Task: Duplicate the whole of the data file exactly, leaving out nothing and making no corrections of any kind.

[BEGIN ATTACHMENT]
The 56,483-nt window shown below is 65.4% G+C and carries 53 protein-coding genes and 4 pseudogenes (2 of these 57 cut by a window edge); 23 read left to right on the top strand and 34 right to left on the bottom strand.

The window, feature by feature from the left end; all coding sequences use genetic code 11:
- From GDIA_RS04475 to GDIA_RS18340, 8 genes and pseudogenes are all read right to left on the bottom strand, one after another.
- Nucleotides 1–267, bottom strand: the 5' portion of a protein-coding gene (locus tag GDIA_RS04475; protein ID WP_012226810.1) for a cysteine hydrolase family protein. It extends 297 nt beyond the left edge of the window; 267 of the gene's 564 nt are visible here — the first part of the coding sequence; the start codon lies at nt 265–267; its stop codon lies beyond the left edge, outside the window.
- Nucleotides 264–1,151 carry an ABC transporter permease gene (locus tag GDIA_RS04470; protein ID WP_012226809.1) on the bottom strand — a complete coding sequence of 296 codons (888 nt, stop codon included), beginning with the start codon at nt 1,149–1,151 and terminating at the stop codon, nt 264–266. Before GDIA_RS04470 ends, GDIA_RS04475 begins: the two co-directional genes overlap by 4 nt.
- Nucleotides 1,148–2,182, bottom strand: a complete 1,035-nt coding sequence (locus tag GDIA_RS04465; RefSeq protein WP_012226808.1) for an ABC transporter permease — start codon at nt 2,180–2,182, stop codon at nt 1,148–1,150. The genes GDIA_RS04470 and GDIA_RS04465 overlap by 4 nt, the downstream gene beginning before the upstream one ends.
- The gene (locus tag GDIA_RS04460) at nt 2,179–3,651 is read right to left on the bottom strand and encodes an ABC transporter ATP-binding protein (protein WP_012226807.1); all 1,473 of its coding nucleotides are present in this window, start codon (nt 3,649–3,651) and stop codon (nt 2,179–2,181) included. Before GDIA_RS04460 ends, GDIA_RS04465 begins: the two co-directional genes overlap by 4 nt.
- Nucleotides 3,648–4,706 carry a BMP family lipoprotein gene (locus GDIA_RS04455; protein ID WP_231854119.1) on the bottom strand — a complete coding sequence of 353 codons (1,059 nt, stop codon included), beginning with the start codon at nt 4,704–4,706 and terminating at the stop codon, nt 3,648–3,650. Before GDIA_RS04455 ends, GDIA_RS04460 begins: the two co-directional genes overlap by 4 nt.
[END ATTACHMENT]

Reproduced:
The 56,483-nt window shown below is 65.4% G+C and carries 53 protein-coding genes and 4 pseudogenes (2 of these 57 cut by a window edge); 23 read left to right on the top strand and 34 right to left on the bottom strand.

The window, feature by feature from the left end; all coding sequences use genetic code 11:
- From GDIA_RS04475 to GDIA_RS18340, 8 genes and pseudogenes are all read right to left on the bottom strand, one after another.
- Nucleotides 1–267, bottom strand: the 5' portion of a protein-coding gene (locus tag GDIA_RS04475; protein ID WP_012226810.1) for a cysteine hydrolase family protein. It extends 297 nt beyond the left edge of the window; 267 of the gene's 564 nt are visible here — the first part of the coding sequence; the start codon lies at nt 265–267; its stop codon lies beyond the left edge, outside the window.
- Nucleotides 264–1,151 carry an ABC transporter permease gene (locus tag GDIA_RS04470; protein ID WP_012226809.1) on the bottom strand — a complete coding sequence of 296 codons (888 nt, stop codon included), beginning with the start codon at nt 1,149–1,151 and terminating at the stop codon, nt 264–266. Before GDIA_RS04470 ends, GDIA_RS04475 begins: the two co-directional genes overlap by 4 nt.
- Nucleotides 1,148–2,182, bottom strand: a complete 1,035-nt coding sequence (locus tag GDIA_RS04465; RefSeq protein WP_012226808.1) for an ABC transporter permease — start codon at nt 2,180–2,182, stop codon at nt 1,148–1,150. The genes GDIA_RS04470 and GDIA_RS04465 overlap by 4 nt, the downstream gene beginning before the upstream one ends.
- The gene (locus tag GDIA_RS04460) at nt 2,179–3,651 is read right to left on the bottom strand and encodes an ABC transporter ATP-binding protein (protein WP_012226807.1); all 1,473 of its coding nucleotides are present in this window, start codon (nt 3,649–3,651) and stop codon (nt 2,179–2,181) included. Before GDIA_RS04460 ends, GDIA_RS04465 begins: the two co-directional genes overlap by 4 nt.
- Nucleotides 3,648–4,706 carry a BMP family lipoprotein gene (locus GDIA_RS04455; protein ID WP_231854119.1) on the bottom strand — a complete coding sequence of 353 codons (1,059 nt, stop codon included), beginning with the start codon at nt 4,704–4,706 and terminating at the stop codon, nt 3,648–3,650. Before GDIA_RS04455 ends, GDIA_RS04460 begins: the two co-directional genes overlap by 4 nt.